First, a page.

Producers: Walter Legge and Walter Jellinek, Balance Engineer: Harold Davidson

Suicidio! (in the earlier Cetra performance) was one of the first Callas arias I ever heard. It knocked me for six. I had no idea a human voice, an operatic soprano at that, could have such expressive power, and from then on Callas cast her spell on me.  This recording of La Gioconda was the second, and best, of the four Callas stereo remakes, and also the first complete opera she recorded (on the aforementioned Cetra set). The first pressing I owned was an American HMV Seraphim import, and I can’t in all honesty say much about how the sound on that compares with this. What I mostly remember is that one LP developed an annoying scratch in the scene after she gives Laura the vial in Act III, so annoying that it took me ages to relax and realise it wouldn’t be there when I listened on CD.

When I began listening to the Warner pressing I had the best intention  of comparing the sound with my original CDs (the 1987 digital remaster). First of all I compared the orchestral introduction. There was very little difference to my ears, but the new master did seem slightly clearer, as if the 1987 one had a slight fuzz on it. I then tried the Angele Dei at the end of Act I. Again, I found very little difference, but the voices on the Warner seemed a bit more finely focused, Callas’s voice at first blending with the male chorus, then soaring out over it. But I soon lost patience for making comparisons. The performance drew me in and I just wanted to get on with listening.

Recorded in September 1959, this Gioconda finds Callas in firmer voice than at any time since, say, the Dallas Medea of 1958, her top, right up to a solid top C in the last act, more focused and in control than it had been of late. She was in the process of separating from Meneghini, so maybe work came as a necessary distraction.

Callas only sang 12 performances of the role of Gioconda on stage (in Verona in 1947 and 1952 and at La Scala also in 1952), but she has become peculiarly identified with the role due to the success of her two recordings. Neither recording can boast the best supporting cast, but the second brings extra refinement from Callas, if less animal power, much improved recording and better orchestral playing from the La Scala orchestra.

The supporting cast is an interesting one. Cappuccilli had recorded Enrico in Callas’s second Lucia, as well as Masetto in the Giulini Don Giovanni and Antonio in his Figaro. He was still at the beginning of his career and his Barnaba lacks a certain authority. So too does Cossotto’s Laura, which is no match for Barbieri’s on the early Cetra set, beautifully though she sings. Ferraro can be an exciting singer at times, but it has always seemed an odd casting choice to me. He sings Gualtiero in the live Callas Carnegie Hall performance of Il Pirata, but appears to have done little else. Why on earth not Corelli, who only a year later was to sing Pollione on the second Callas Norma, and with whom she had sung on many occasions? Still, he is a great deal better than the wholly inadequate Poggi on the Cetra set. Vinco is no more than adequate as Alvise, Companeez rather better as La Cieca.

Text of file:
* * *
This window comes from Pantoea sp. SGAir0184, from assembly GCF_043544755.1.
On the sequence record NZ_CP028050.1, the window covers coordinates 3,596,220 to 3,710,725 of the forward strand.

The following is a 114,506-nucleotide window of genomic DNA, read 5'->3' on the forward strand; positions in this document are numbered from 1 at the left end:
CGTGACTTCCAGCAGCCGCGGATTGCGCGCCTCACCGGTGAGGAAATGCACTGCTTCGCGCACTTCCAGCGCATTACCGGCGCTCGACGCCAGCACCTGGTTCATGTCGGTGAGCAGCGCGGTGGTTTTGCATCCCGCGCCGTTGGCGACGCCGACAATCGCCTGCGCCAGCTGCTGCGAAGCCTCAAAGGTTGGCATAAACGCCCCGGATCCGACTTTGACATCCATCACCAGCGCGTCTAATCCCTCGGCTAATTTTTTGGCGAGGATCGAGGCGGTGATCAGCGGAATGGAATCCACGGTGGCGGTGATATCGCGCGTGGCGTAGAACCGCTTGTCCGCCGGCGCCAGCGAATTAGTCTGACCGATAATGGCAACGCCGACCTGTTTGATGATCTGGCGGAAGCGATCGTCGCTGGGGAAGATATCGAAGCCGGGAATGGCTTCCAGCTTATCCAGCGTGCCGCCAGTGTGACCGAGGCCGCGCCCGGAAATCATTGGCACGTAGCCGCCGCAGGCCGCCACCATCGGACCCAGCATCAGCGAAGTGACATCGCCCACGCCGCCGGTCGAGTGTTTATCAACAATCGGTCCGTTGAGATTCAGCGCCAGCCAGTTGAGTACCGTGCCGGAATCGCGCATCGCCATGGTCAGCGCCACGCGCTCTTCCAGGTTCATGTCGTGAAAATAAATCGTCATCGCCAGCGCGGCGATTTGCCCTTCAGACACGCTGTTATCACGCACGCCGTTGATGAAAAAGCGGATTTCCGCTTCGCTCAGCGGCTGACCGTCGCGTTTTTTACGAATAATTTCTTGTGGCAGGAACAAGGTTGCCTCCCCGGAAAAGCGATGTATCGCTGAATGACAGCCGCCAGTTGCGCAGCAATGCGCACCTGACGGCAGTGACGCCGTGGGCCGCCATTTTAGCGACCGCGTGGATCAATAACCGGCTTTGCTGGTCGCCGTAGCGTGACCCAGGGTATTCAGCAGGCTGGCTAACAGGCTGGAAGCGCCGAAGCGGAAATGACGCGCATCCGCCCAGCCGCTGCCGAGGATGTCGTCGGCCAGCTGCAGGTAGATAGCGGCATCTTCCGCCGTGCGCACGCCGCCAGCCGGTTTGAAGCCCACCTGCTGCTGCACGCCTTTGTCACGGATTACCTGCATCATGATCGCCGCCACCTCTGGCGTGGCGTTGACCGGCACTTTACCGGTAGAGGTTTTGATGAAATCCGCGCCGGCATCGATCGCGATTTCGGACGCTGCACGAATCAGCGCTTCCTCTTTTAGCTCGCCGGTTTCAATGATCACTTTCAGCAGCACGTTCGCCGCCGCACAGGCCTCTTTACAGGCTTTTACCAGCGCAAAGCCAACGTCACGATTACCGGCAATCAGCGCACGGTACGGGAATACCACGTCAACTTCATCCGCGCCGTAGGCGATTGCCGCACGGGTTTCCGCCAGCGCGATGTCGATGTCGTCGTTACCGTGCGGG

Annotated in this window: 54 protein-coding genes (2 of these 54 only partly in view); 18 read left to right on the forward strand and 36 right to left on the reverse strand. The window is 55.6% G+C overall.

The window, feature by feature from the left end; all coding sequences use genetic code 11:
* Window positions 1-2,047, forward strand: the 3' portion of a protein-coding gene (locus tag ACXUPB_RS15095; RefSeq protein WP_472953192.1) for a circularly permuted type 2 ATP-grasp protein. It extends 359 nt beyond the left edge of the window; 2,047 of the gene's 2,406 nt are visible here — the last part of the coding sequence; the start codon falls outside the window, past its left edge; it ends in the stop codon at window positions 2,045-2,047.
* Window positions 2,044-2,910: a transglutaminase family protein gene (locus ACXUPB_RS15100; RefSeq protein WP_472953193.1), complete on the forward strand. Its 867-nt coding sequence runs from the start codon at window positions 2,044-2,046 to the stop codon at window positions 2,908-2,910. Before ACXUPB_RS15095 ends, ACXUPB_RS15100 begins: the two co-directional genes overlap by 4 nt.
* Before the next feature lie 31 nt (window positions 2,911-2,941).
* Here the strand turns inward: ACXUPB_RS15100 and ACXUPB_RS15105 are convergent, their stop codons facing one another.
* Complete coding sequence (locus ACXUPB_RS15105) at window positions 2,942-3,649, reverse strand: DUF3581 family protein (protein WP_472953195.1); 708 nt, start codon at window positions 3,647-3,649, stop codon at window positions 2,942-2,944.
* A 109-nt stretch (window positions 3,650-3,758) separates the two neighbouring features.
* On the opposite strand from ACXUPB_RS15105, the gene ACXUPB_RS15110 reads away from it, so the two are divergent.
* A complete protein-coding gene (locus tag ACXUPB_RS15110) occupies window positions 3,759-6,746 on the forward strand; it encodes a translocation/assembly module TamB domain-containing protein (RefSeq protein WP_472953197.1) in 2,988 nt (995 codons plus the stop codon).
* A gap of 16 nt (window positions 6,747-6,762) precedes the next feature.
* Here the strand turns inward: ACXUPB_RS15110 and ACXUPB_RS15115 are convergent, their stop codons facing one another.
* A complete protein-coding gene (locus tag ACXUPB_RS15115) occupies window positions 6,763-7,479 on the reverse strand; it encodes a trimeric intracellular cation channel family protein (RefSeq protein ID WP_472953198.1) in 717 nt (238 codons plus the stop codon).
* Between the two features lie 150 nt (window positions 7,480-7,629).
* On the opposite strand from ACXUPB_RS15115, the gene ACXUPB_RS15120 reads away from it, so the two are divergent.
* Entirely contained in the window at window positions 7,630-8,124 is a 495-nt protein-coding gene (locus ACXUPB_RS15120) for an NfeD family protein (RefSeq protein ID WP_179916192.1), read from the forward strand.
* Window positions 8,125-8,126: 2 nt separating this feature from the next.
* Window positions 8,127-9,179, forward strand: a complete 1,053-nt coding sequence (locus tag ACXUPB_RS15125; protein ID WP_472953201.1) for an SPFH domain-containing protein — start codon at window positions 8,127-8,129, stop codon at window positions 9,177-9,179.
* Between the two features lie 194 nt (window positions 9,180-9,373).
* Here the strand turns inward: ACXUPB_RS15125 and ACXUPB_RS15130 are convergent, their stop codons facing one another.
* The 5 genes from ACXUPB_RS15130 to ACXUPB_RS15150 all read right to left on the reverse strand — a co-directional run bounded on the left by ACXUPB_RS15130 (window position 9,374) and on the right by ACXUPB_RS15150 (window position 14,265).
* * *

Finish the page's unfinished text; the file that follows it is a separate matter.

However, if we don’t get the six greatest singers the world could offer at the time, we do get the one greatest, and this is the reason the Callas La Gioconda remains the most recommendable recording of the work. Phrase after phrase is etched into the memory. Her very first entry brings a thrill of recognition, her legato digging deeply into the consoling phrases with which she comforts her mother. The score abounds with contrasts, and the first comes straight after this scene when she is confronted by Barnaba, spitting out the line Al diavol vanne colla tua chitarra, her voice dripping with loathing.

There is something so intrinsically right about her every utterance that it is impossible to imagine any other singer matching her achievement. She fails only on the pianissimo top B at Enzo adorato! Ah come t’amo! a phrase beloved of singers like Milanov and Caballe. If anything it is more in control here than it was in 1949, but where Caballe reaches to heaven, Callas is earthbound. That said if the performance of a whole opera can be ruined for you by one note, then I rather take pity on you. Callas’s singing was never about individual moments. A role had to be seen as a totality.

Interestingly, when Tebaldi came to record the opera quite late in her career, her recording producer suggested she listen to the Milanov recording, but when he went to visit her, he found her listening to Callas. “But why didn’t you tell me Maria’s was the best?” So much for rivalry.

Callas famously said of the last act of this set, “It’s all there for anyone who wishes to know what I was all about.” Looking back we can almost now see this as a valedictory statement, as she was never again to sing with such ease and security.